Root chicory (Cichorium intybus var. sativum) has been cultivated in Europe as a coffee substitute. The roots are baked, roasted, ground, and used as an additive in normal coffee. ). In 1766, Frederick the Great banned the importation of coffee into Prussia leading to the development of a coffee-substitute by Brunswick innkeeper Christian Gottlieb Förster (died 1801), who gained a concession in 1769/70 to manufacture it from chicory in Brunswick and Berlin. By 1795 there were 22 to 24 factories of this type in Brunswick. In Napoleonic Era France, chicory frequently appeared as either an adulterant in coffee, or as a coffee substitute. Chicory was also adopted as a coffee substitute by Confederate soldiers during the American Civil War, and has become common in the United States, especially in the South. It was also used in the United Kingdom during the Second World War, where Camp Coffee, a coffee and chicory essence, has been on sale since 1885.

Some beer brewers use roasted chicory to add flavour to stouts (commonly expected to have a coffee-like flavour). Others have added it to strong blond Belgian-style ales, to augment the hops, making a witlofbier, from the Dutch name for the plant. Around 1970, it was found that the root contains up to 20% inulin, a polysaccharide similar to starch. Inulin is mainly found in the plant family Asteraceae as a storage carbohydrate (for example Jerusalem artichoke, dahlia, yacon, etc). It is used as a sweetener in the food industry with a sweetening power 1⁄10 that of sucrose and is sometimes added to yogurts as a prebiotic.

When flowering, chicory has a tough, grooved, and more or less hairy stem, from 30 to 100 cm. The leaves are stalked, lanceolate and unlobed. The flower heads are 2 to 4 cm  wide, and usually bright blue, rarely white or pink. Of the two rows of involucral bracts, the inner is longer and erect, the outer is shorter and spreading. It flowers from July until October. The achenes have no pappus (feathery hairs), but do have toothed scales on top.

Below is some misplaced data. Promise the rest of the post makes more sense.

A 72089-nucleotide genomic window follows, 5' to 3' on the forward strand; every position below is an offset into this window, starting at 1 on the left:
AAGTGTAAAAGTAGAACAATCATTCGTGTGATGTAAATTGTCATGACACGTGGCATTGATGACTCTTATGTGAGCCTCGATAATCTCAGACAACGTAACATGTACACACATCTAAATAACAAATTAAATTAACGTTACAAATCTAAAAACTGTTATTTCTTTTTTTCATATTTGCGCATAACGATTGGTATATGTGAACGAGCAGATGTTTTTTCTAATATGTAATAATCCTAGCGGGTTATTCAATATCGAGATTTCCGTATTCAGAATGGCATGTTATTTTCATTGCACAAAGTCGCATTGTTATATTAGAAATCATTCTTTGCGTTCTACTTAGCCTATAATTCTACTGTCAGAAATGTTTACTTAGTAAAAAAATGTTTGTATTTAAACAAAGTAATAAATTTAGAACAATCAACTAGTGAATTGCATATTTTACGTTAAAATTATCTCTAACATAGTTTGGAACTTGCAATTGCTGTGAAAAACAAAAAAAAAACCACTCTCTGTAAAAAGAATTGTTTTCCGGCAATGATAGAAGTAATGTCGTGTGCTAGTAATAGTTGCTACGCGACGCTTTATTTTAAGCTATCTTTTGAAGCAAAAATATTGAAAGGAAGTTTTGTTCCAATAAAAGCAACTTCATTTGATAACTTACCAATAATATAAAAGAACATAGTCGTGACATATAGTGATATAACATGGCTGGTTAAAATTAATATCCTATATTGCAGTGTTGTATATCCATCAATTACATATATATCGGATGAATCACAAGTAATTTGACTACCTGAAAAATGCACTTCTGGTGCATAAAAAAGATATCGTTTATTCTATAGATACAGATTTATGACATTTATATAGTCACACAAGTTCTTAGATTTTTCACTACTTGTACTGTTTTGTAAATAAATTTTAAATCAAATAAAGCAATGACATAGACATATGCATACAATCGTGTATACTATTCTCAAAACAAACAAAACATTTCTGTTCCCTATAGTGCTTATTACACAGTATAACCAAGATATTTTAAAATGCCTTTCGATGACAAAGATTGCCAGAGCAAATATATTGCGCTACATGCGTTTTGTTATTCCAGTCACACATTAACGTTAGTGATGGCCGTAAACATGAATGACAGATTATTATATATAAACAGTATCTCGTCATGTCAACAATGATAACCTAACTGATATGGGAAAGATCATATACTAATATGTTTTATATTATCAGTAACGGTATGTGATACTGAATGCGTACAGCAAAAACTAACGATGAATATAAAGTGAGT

Chicory is used a forage plant and is highly digestible for ruminants, having a low fibre concentration. Chicory roots are an excellent substitute for oats for horses due to their protein and fat content. Chicory contains a low quantity of reduced tannins that may increase protein utilisation efficiency in ruminants. Some tannins reduce intestinal parasites. In New Zealand there has been quite extensive hybridisation to produce the Puna variety of chicory that is excellent for forage use. Many other forage hybrids have been developed.

The chicory flower is often seen as inspiration for the Romantic concept of the “Blue Flower” (eg in German language “Blauwarte” ≈ ‘blue lookout by the wayside’). It could open locked doors, according to European folklore. In the language of flowers, a non-flowering chicory stem indicates “frugality”, while a piece of chicory root given as a gift means: “You are a miser”. On the other hand, a flowering stem of chicory carries the message: “open your heart to me.”

This post is part of the Floral Friday Fotos meme,
and also part of the Food Friday meme.


  1. The colour is stunning, Nicholas.

  2. I love the photo because of the vivid colours and the beautifully formed blossoms.